About Life

A sermon preached at St Paul’s Church, Bantam, Connecticut, on Easter Day, 2012, by Christopher L. Webber.

The problem of preaching at Easter is     that you can say it all in three words:  He is risen. But if I don’t stop there, there’s no way I can say what needs to be said  about this day’s good news  in ten or fifteen minutes – or an hour –  or a week – or a year – or fifty years. I could say, “Jesus Christ is risen today”  and move on to the next thing in the service but if I don’t stop there, there’s always more that needs to be said.

This is about life – new life – eternal life. It changes everything. If you understand this day’s meaning  it changes the world.  And surely the world needs to be changed.  Surely something is missing when the churches are full  but the world seems unchanged.  I’ve said too much in recent weeks about politics  but that’s what we read about day after day and see on the evening news. And if this is, as some believe, a Christian country,  shouldn’t we see the difference that makes?

Certainly the vast majority of Americans  still call themselves Christians, so where’s the evidence?  What’s the difference?  Where would you look?  What would you expect to see? They said of the first Christians  that they had “turned the world upside down.”  What would that mean today? Would anyone say it about us?  I’ve heard it said that you should always read the newspaper with the Bible in one hand  and the newspaper in the other. I’d like to see you try it without burning yourself  and ruining the paper! But seriously,  the question we ought to be asking, it seems to me, is:  does our faith make a difference?  Does Easter make a difference? If it does, shouldn’t we see it in the news?

The center of today’s Gospel is  an empty tomb, the triumph of life over death.  The gospel is about life – new life – eternal life.  The newspaper and evening news on television are also about life – the very latest news  on life in this world today. What about health care?  Isn’t that about life? Over the centuries, the church has made more of an impact on the world by involvement in health care  than any other way. If you travel in Asia or Africa  you find good hospitals where there were none two hundred years ago  and the first ones almost always were started by missionaries as an expression of their faith, their concern for life.  In this country as well,  the first hospitals were usually begun by Christian leaders. How many hospitals are named for saints? Here in CT we have St Raphael’s, St Francis, St Mary,  St Vincent –  to say nothing of St Charlotte Hungerford.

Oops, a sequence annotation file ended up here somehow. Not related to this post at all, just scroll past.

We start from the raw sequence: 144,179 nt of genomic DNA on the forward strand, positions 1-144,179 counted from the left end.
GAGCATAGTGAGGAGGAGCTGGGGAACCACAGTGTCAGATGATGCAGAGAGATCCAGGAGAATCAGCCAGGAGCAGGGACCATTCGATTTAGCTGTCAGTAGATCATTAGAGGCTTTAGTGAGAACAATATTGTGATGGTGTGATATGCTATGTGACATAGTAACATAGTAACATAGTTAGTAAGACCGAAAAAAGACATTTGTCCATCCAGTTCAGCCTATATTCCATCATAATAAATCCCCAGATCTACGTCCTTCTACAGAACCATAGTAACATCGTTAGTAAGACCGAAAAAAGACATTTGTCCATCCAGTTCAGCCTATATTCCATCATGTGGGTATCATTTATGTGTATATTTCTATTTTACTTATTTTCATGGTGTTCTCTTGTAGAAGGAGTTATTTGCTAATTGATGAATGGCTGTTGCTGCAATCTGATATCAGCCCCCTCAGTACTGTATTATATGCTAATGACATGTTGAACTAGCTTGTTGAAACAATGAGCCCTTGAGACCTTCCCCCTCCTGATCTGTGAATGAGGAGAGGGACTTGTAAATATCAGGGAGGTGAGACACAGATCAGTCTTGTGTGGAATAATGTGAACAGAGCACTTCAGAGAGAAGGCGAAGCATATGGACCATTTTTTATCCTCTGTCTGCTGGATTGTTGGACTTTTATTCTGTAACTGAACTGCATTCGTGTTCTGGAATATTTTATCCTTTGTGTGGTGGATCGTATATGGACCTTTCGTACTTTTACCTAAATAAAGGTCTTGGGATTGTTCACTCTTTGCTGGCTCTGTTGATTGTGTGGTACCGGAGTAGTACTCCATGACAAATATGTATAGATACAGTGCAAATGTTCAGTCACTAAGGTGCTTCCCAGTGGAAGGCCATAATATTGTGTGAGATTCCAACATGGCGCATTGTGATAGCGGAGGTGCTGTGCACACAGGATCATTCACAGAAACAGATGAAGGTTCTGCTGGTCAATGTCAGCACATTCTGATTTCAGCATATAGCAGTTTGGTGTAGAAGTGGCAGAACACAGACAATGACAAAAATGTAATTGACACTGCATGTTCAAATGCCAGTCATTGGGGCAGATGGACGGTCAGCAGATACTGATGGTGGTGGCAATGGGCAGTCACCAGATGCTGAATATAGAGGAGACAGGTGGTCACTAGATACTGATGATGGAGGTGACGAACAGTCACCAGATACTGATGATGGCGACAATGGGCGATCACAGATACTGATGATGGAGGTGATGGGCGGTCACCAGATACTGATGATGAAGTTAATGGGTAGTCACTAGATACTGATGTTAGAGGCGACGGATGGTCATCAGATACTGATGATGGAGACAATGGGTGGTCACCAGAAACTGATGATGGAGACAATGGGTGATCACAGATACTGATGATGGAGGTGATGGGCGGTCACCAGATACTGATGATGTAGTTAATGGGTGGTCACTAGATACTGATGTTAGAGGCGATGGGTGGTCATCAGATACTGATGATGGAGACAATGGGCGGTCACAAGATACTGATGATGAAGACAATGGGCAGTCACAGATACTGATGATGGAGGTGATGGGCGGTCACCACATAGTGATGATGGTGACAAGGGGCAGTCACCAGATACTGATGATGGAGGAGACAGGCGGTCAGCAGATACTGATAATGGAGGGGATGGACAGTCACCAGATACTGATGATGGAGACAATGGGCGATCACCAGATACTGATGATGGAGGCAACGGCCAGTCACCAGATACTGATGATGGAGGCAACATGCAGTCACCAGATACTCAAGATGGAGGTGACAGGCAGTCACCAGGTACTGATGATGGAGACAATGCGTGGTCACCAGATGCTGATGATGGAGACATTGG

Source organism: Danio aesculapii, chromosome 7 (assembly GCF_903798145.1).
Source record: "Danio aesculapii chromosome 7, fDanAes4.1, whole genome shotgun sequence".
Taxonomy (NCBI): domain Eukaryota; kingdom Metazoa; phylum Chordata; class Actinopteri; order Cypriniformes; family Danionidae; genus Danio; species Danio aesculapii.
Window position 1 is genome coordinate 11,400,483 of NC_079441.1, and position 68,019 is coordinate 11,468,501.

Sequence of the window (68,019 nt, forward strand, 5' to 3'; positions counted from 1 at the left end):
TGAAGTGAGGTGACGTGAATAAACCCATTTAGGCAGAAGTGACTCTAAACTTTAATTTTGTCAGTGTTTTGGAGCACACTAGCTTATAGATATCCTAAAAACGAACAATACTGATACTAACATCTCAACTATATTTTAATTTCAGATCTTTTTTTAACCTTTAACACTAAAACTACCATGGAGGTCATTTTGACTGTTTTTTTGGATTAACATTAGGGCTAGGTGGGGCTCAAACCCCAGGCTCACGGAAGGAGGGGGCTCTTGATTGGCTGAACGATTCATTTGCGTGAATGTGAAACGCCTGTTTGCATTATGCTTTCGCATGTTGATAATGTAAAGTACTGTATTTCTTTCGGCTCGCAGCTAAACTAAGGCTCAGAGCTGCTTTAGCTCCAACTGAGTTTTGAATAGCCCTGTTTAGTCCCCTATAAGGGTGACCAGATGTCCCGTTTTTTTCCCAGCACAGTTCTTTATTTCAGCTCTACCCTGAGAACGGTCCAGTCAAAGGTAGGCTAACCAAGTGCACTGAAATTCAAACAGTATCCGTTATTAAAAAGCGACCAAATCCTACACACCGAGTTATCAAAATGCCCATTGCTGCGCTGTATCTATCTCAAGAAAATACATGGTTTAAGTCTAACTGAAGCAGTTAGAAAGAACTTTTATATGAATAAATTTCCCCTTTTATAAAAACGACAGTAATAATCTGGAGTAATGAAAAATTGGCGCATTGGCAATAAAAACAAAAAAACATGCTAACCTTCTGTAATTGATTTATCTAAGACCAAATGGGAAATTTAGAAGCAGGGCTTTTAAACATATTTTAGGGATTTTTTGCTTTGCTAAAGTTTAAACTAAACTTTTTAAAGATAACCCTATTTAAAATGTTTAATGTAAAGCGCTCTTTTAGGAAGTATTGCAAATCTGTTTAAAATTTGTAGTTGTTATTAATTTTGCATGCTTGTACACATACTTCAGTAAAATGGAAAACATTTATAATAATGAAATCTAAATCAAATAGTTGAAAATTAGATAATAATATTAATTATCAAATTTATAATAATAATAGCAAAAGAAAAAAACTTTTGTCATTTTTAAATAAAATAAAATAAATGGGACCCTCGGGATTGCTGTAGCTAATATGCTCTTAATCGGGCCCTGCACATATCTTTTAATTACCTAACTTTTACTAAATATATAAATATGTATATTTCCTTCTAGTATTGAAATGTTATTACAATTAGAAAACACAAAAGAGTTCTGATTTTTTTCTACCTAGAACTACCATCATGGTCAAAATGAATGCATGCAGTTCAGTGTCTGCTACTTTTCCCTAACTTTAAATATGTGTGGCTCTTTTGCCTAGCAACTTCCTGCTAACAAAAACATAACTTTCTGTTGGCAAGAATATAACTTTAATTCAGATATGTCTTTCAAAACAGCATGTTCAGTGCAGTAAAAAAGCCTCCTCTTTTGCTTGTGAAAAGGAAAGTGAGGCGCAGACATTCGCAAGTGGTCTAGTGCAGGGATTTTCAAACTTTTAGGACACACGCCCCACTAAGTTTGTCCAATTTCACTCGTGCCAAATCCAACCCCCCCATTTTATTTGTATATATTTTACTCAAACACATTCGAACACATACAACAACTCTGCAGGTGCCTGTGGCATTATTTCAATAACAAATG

Do you know Charlotte Hungerford’s story? Let me quote from the hospital web site: “active in almost every religious and civic activity in Torrington. This redoubtable woman was known for her courage, cheerfulness and moral strength. At age 20, she took on her husband’s two children from his first marriage and then went on to add 12 children of her own to the family. When her husband died, she “took over his business, supporting herself and her family while continuing her charitable endeavors.”  No wonder her son endowed a hospital and named it for her. That’s what I mean by making a difference, changing the world, sharing life.

But my point is,  modern health care systems began as an expression of faith,  Easter faith, faith in life. And in this most Christian country  Christians have always been deeply involved in that work,  so it’s appropriate  that we be concerned about health care.  But constructively.  Constructively.

I was interested to see on the news last week  that Republicans are beginning to worry about what to do if the Supreme Court overrules the current law because, as one of them said,  we will have to do something. Exactly.  We have to do something,  especially if we are Christians  with an Easter faith in life.  Health care is too expensive and too limited. Our lives are confined and constricted by an inadequate system instead of being opened and shared. I can’t tell you from this place  what the best solution is but I can tell you that we need solutions,  we need a way to express our concern for life, new life, risen life, eternal life. And if Christians can’t work together to find solutions to our problems we have really failed as people of faith, our faith has failed to make a difference, and we need to get down on our knees and repent and ask for help and guidance.